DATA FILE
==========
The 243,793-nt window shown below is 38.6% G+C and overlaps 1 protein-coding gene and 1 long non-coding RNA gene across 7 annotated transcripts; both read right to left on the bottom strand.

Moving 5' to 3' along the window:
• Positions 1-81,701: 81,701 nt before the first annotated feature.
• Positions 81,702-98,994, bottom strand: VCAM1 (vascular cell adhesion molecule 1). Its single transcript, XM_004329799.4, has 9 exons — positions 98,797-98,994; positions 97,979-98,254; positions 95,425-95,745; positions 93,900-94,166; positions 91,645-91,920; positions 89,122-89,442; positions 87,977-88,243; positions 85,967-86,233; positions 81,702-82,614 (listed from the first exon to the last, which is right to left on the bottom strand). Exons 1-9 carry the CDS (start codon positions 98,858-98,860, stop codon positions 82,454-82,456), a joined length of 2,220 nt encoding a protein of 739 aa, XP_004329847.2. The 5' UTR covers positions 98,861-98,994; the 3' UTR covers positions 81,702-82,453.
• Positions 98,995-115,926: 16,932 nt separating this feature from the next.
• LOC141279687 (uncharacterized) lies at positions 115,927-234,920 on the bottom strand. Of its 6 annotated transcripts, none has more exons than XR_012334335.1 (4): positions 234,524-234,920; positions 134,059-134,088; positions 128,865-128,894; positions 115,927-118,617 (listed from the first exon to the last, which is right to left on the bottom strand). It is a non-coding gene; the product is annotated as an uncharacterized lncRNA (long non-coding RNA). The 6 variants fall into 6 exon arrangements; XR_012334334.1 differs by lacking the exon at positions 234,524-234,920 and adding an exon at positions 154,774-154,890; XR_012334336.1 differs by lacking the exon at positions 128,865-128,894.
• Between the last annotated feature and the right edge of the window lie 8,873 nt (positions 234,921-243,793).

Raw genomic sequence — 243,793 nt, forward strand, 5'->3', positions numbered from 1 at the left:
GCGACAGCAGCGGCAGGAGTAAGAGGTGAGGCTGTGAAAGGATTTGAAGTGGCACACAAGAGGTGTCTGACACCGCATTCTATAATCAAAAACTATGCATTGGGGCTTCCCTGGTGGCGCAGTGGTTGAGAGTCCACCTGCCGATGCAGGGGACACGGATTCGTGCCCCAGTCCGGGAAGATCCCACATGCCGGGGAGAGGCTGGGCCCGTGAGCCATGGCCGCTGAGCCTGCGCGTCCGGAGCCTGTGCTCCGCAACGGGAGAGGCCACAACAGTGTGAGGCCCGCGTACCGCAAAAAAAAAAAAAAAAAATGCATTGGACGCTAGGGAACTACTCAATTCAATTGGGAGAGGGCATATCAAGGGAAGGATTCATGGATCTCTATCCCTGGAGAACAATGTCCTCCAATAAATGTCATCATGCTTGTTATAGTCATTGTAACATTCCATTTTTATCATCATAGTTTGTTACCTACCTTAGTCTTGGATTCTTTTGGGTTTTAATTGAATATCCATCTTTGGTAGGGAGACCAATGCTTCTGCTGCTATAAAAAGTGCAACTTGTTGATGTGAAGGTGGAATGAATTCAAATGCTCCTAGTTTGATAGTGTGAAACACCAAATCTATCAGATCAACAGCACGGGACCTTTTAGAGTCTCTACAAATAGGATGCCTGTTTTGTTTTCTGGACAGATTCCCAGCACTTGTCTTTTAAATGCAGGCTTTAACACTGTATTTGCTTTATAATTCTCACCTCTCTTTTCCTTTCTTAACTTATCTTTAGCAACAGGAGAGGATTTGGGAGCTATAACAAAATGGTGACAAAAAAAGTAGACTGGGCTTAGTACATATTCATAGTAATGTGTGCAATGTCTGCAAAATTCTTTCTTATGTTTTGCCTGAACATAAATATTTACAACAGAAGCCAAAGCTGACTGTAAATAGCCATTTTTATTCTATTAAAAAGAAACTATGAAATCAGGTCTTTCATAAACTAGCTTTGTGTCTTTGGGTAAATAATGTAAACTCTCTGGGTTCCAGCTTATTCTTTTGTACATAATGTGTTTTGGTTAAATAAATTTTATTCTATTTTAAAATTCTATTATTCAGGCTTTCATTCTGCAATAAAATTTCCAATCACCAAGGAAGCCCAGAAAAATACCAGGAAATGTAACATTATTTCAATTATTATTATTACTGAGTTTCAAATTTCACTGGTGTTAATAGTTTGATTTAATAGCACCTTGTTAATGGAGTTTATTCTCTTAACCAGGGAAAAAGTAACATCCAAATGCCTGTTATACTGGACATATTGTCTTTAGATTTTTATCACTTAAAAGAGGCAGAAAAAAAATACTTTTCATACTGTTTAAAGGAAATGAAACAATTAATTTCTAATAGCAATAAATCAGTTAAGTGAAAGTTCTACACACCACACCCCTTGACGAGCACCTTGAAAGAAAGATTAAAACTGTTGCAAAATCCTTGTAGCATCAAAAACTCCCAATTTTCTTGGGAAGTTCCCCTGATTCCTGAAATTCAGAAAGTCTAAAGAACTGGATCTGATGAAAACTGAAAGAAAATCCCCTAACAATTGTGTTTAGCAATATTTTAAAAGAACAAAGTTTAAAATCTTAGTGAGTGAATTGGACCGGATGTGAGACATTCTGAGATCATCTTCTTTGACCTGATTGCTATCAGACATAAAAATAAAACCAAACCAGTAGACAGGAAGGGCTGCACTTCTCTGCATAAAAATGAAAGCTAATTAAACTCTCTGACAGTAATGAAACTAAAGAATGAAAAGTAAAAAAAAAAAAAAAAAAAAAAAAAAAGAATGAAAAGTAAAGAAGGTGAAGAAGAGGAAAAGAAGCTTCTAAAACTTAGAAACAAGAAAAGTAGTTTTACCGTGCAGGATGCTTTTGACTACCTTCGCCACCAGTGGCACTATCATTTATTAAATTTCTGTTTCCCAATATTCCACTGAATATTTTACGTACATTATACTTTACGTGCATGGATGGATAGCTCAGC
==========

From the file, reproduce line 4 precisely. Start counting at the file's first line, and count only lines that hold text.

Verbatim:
• Positions 81,702-98,994, bottom strand: VCAM1 (vascular cell adhesion molecule 1). Its single transcript, XM_004329799.4, has 9 exons — positions 98,797-98,994; positions 97,979-98,254; positions 95,425-95,745; positions 93,900-94,166; positions 91,645-91,920; positions 89,122-89,442; positions 87,977-88,243; positions 85,967-86,233; positions 81,702-82,614 (listed from the first exon to the last, which is right to left on the bottom strand). Exons 1-9 carry the CDS (start codon positions 98,858-98,860, stop codon positions 82,454-82,456), a joined length of 2,220 nt encoding a protein of 739 aa, XP_004329847.2. The 5' UTR covers positions 98,861-98,994; the 3' UTR covers positions 81,702-82,453.